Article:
Nature Bulletin No. 340-A April 12, 1969
Forest Preserve District of Cook County
George W. Dunne, President
Roland F. Eisenbeis, Supt. of Conservation
It is fortunate that Salt -- common salt, known to chemists as sodium
chloride and to mineralogists as Halite -- is one of the most abundant
substances on earth, because most of us crave it and must have it.
Eskimos get along without salt because they live mostly on the
uncooked flesh of fish and mammals. A few nomad tribes never eat it
and do not need it because their diet contains so much milk cheese,
and meat eaten raw or roasted. We people who eat boiled meat and
many vegetables must have salt.
Of the millions of tons produced commercially each year, only about
three percent is used as table salt. Large quantities are required for
refrigeration meat packing, curing and preserving fish, pickles,
sauerkraut, and for other foods prepared in brine. A lot of it is needed
for livestock. Salt is spread on sidewalks, streets and highways to melt
ice in winter. It is used to glaze pottery, sewer pipe and other ceramics.
It is required in many metallurgical processes, chemical industries,
and the manufacture of such products as leather, glass, soap, bleaching
powder and photographic supplies. It has about 14,000 uses.
Salt has always been one of the most important articles of commerce
because in many regions it was difficult to obtain. In old China, it was
second only to gold in value; in Tibet, salt cakes with the stamp of the
Great Khan were used as money; in Africa, slaves were sold for cakes
of salt carried to remote tribes. The caravan trade of the Sahara Desert
is largely in salt, and the Via Salaria, one of the oldest roads in Italy,
was the route over which this prized commodity was transported. Our
word "salary" and the expression "not worth his salt" are derived from
salarium, an allowance given the Roman soldiers to buy salt Included
in the tax levied by Montezuma on each city in Mexico were 2000
loaves of pure white salt for himself and the nobility. A tax on salt,
with heavy penalties including death for anyone found making it from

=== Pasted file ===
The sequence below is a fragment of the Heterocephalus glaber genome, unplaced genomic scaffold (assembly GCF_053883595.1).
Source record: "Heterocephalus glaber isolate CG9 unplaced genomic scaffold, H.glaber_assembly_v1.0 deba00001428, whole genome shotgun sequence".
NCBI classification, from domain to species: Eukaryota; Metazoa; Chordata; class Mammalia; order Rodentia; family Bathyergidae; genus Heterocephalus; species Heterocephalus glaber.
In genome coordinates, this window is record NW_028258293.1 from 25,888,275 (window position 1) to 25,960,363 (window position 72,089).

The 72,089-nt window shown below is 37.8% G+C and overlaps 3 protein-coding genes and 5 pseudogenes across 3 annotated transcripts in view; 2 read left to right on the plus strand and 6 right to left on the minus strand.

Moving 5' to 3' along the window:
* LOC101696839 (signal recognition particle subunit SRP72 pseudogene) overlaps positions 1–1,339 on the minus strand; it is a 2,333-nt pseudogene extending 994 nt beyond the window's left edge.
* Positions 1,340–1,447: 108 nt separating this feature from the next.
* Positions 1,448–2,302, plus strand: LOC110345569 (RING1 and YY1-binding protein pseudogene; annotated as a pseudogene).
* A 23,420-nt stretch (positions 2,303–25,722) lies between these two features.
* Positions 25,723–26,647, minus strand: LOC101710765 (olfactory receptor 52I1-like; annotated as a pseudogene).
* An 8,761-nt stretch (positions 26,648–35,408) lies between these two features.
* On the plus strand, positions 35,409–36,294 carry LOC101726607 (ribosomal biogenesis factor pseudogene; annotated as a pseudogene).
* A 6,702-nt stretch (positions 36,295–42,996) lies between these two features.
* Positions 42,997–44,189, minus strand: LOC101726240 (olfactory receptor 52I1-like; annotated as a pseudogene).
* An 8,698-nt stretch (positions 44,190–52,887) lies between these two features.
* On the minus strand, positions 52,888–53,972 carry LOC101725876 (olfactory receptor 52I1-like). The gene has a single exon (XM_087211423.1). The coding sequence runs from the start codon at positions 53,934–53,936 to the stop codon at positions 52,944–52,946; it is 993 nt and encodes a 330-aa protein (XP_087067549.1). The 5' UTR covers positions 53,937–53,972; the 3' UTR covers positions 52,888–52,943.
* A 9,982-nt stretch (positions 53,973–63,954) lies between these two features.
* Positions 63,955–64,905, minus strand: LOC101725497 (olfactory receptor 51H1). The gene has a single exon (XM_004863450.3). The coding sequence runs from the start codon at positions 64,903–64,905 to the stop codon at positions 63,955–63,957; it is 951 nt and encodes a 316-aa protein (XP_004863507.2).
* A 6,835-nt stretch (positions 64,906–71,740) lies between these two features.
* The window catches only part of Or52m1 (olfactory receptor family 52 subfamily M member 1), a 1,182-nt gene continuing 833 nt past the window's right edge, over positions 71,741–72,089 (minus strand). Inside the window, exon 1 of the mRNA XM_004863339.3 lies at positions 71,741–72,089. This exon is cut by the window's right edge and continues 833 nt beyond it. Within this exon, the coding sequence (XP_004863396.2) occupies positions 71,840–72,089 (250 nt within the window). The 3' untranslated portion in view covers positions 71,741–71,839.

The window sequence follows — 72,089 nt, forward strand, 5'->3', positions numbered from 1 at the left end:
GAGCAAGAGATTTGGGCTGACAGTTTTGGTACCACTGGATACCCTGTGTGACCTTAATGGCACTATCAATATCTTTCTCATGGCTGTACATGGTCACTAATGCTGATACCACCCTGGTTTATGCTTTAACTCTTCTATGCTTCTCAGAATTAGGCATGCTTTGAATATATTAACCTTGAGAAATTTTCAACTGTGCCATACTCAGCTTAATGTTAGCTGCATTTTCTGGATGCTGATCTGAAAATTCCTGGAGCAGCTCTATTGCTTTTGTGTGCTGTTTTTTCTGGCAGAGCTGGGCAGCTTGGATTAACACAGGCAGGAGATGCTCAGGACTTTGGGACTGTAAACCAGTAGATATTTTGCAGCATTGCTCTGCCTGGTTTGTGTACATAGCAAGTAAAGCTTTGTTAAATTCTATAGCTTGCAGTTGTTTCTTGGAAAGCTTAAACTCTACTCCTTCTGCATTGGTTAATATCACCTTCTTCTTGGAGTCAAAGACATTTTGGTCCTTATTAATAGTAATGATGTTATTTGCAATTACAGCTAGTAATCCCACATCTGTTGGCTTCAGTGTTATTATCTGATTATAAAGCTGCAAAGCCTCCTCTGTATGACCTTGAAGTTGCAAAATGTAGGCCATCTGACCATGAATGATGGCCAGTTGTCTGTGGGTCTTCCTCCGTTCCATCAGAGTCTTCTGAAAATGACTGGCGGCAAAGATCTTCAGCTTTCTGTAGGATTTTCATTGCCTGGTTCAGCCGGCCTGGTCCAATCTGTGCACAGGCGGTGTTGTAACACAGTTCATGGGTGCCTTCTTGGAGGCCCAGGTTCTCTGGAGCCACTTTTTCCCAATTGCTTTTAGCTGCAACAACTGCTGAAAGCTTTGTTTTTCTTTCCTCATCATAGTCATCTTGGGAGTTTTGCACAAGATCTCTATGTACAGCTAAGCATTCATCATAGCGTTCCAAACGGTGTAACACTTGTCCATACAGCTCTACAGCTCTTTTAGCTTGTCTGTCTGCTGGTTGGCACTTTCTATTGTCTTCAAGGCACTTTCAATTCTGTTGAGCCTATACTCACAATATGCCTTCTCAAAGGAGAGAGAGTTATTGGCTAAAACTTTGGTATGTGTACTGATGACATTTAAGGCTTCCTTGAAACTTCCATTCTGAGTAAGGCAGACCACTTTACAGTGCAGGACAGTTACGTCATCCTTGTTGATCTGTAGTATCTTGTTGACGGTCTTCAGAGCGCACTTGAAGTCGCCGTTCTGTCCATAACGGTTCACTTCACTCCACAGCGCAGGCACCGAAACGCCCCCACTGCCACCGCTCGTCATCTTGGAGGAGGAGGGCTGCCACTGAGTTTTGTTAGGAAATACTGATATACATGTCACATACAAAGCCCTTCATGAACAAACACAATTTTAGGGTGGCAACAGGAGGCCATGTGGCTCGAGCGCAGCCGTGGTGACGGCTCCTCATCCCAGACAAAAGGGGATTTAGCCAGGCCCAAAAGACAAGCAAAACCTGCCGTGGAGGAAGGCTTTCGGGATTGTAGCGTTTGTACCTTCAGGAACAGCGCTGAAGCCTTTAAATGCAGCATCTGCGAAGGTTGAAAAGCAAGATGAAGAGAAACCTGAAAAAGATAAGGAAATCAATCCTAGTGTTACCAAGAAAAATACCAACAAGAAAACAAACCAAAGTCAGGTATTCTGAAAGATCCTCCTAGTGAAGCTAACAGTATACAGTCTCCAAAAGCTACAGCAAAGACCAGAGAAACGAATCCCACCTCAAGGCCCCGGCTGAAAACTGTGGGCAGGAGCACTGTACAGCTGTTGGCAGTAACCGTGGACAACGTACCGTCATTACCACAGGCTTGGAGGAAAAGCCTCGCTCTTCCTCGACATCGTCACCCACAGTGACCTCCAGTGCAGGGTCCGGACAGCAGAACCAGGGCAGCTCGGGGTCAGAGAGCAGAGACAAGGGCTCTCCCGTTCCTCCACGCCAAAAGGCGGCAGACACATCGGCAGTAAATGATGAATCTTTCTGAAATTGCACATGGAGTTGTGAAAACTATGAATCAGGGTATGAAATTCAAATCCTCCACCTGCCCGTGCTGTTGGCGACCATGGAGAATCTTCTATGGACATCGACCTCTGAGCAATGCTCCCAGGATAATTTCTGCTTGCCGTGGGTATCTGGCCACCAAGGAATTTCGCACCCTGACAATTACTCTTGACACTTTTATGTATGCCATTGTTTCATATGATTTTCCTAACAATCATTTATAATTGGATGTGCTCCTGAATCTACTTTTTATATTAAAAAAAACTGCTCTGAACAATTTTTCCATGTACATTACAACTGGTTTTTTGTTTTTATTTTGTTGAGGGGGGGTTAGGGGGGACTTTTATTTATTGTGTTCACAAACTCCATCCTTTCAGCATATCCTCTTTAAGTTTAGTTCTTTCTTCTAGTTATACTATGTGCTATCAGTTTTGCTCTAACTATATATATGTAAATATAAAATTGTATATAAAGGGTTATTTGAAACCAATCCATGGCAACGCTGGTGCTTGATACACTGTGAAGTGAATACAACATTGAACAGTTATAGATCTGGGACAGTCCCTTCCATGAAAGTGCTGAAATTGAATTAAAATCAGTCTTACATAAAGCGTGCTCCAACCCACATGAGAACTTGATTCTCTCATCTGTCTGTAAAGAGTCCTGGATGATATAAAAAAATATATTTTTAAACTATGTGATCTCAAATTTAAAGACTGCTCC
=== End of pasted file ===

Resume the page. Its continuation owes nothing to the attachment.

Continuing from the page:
sea water, helped bring about the French Revolution. In America,
many wars were fought among the Indians, and against them by the
whites, for possession of salt springs and salt licks to which deep trails
were worn by animals The pioneers made long dangerous trips to get
salt, and it was worth from $10 to as high as $64 per barrel in some
Salt is obtained from ocean water which contains about one-quarter
pound per gallon; from inland seas with no outlet, such as Great Salt
Lake in Utah -- which is several times as salty as the ocean -- and the
Dead Sea in Palestine; from natural brines in underground rock layers;
and from almost inexhaustible beds of Halite, or rock salt. In this
mineral form it is usually transparent or white but may be colored
yellow, red, brown, blue or even purple by impurities. The crystals are
almost invariably cubes, as you may see by examining the tiny grains
of table salt.
At St. Claire, Michigan, there are four beds of rock salt varying from
21 to 318 feet in thickness, separated by layers of shale and limestone,
at depths from 1630 to 2431 feet below the surface. There they drill a
hole and pump down water which dissolves the salt and forces the
brine to the top. Salt is also mined. Far beneath Detroit there is
another city, a salt city, with huge trucks and jeeps with trailers
traveling over its glittering streets. In the Carpathian mountains of
Poland, 1000 feet down, there is a salt mine with 65 miles of galleries
and 30 miles of railroad. Britain, Russia, Germany, France, India and
China are other salt producing countries but the United States is the
greatest, led by Michigan.
You can take that yarn about Lot's wife with a grain of salt.
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Update: June 2012